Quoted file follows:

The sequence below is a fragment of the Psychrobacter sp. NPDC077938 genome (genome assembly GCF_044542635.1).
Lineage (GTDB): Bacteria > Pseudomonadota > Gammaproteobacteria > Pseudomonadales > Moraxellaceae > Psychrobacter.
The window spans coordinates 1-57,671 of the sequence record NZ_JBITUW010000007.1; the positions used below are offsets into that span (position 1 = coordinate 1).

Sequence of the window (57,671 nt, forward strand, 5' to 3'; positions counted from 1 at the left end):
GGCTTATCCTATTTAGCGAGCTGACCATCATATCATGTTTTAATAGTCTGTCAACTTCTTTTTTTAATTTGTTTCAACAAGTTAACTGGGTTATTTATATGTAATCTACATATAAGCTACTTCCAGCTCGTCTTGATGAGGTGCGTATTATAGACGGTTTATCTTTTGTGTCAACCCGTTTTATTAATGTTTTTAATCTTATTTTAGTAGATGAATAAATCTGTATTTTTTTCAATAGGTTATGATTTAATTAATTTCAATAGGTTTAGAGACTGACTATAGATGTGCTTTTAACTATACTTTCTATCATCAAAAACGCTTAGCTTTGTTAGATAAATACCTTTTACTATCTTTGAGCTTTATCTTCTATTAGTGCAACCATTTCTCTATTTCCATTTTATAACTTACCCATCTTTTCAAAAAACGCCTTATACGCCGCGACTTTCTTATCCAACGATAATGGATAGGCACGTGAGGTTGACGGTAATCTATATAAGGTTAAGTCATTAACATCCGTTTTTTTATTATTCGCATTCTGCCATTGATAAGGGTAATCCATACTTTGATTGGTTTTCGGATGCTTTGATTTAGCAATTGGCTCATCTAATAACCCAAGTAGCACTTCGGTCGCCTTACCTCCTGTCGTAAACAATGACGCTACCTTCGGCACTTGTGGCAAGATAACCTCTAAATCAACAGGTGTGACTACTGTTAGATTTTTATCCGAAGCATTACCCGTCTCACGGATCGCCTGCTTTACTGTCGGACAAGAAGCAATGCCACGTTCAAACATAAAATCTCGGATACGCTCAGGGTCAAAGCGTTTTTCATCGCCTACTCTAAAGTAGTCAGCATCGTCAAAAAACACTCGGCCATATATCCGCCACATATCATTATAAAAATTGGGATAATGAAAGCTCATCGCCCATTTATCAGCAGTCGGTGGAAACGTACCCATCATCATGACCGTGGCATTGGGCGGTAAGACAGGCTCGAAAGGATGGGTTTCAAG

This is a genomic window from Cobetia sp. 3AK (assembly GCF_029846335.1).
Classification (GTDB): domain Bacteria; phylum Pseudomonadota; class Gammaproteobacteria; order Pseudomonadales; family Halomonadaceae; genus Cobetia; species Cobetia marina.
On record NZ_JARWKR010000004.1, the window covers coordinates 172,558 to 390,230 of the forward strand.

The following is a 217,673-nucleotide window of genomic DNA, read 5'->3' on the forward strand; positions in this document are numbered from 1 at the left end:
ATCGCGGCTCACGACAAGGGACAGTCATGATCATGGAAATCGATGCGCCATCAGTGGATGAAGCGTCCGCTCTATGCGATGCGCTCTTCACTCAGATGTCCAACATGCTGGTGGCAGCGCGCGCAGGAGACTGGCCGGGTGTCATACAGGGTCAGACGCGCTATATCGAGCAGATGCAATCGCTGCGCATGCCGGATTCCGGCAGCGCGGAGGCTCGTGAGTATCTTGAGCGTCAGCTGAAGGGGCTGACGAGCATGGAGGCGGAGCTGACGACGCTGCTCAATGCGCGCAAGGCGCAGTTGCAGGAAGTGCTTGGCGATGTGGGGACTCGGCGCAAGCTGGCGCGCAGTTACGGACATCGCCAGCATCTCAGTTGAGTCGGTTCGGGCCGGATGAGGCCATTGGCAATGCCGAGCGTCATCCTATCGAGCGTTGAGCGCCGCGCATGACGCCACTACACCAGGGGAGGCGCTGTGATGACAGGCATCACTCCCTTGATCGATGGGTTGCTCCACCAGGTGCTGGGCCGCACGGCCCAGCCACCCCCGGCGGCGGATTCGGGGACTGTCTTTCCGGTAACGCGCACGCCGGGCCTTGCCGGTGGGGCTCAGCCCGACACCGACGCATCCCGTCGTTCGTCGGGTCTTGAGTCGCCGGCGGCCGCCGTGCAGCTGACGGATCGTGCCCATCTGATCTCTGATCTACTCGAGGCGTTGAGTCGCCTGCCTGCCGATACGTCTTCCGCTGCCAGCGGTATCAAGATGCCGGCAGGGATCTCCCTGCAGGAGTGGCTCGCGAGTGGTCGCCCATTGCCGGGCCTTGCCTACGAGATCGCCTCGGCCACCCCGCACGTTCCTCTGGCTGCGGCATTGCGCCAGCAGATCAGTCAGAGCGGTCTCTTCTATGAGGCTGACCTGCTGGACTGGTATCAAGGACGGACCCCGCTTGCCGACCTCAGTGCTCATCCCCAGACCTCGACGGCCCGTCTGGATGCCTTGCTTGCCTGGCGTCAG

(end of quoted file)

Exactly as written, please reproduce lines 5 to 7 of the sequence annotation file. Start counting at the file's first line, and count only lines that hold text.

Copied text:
GGCTTATCCTATTTAGCGAGCTGACCATCATATCATGTTTTAATAGTCTGTCAACTTCTTTTTTTAATTTGTTTCAACAAGTTAACTGGGTTATTTATATGTAATCTACATATAAGCTACTTCCAGCTCGTCTTGATGAGGTGCGTATTATAGACGGTTTATCTTTTGTGTCAACCCGTTTTATTAATGTTTTTAATCTTATTTTAGTAGATGAATAAATCTGTATTTTTTTCAATAGGTTATGATTTAATTAATTTCAATAGGTTTAGAGACTGACTATAGATGTGCTTTTAACTATACTTTCTATCATCAAAAACGCTTAGCTTTGTTAGATAAATACCTTTTACTATCTTTGAGCTTTATCTTCTATTAGTGCAACCATTTCTCTATTTCCATTTTATAACTTACCCATCTTTTCAAAAAACGCCTTATACGCCGCGACTTTCTTATCCAACGATAATGGATAGGCACGTGAGGTTGACGGTAATCTATATAAGGTTAAGTCATTAACATCCGTTTTTTTATTATTCGCATTCTGCCATTGATAAGGGTAATCCATACTTTGATTGGTTTTCGGATGCTTTGATTTAGCAATTGGCTCATCTAATAACCCAAGTAGCACTTCGGTCGCCTTACCTCCTGTCGTAAACAATGACGCTACCTTCGGCACTTGTGGCAAGATAACCTCTAAATCAACAGGTGTGACTACTGTTAGATTTTTATCCGAAGCATTACCCGTCTCACGGATCGCCTGCTTTACTGTCGGACAAGAAGCAATGCCACGTTCAAACATAAAATCTCGGATACGCTCAGGGTCAAAGCGTTTTTCATCGCCTACTCTAAAGTAGTCAGCATCGTCAAAAAACACTCGGCCATATATCCGCCACATATCATTATAAAAATTGGGATAATGAAAGCTCATCGCCCATTTATCAGCAGTCGGTGGAAACGTACCCATCATCATGACCGTGGCATTGGGCGGTAAGACAGGCTCGAAAGGATGGGTTTCAAG

This is a genomic window from Cobetia sp. 3AK (assembly GCF_029846335.1).
Classification (GTDB): domain Bacteria; phylum Pseudomonadota; class Gammaproteobacteria; order Pseudomonadales; family Halomonadaceae; genus Cobetia; species Cobetia marina.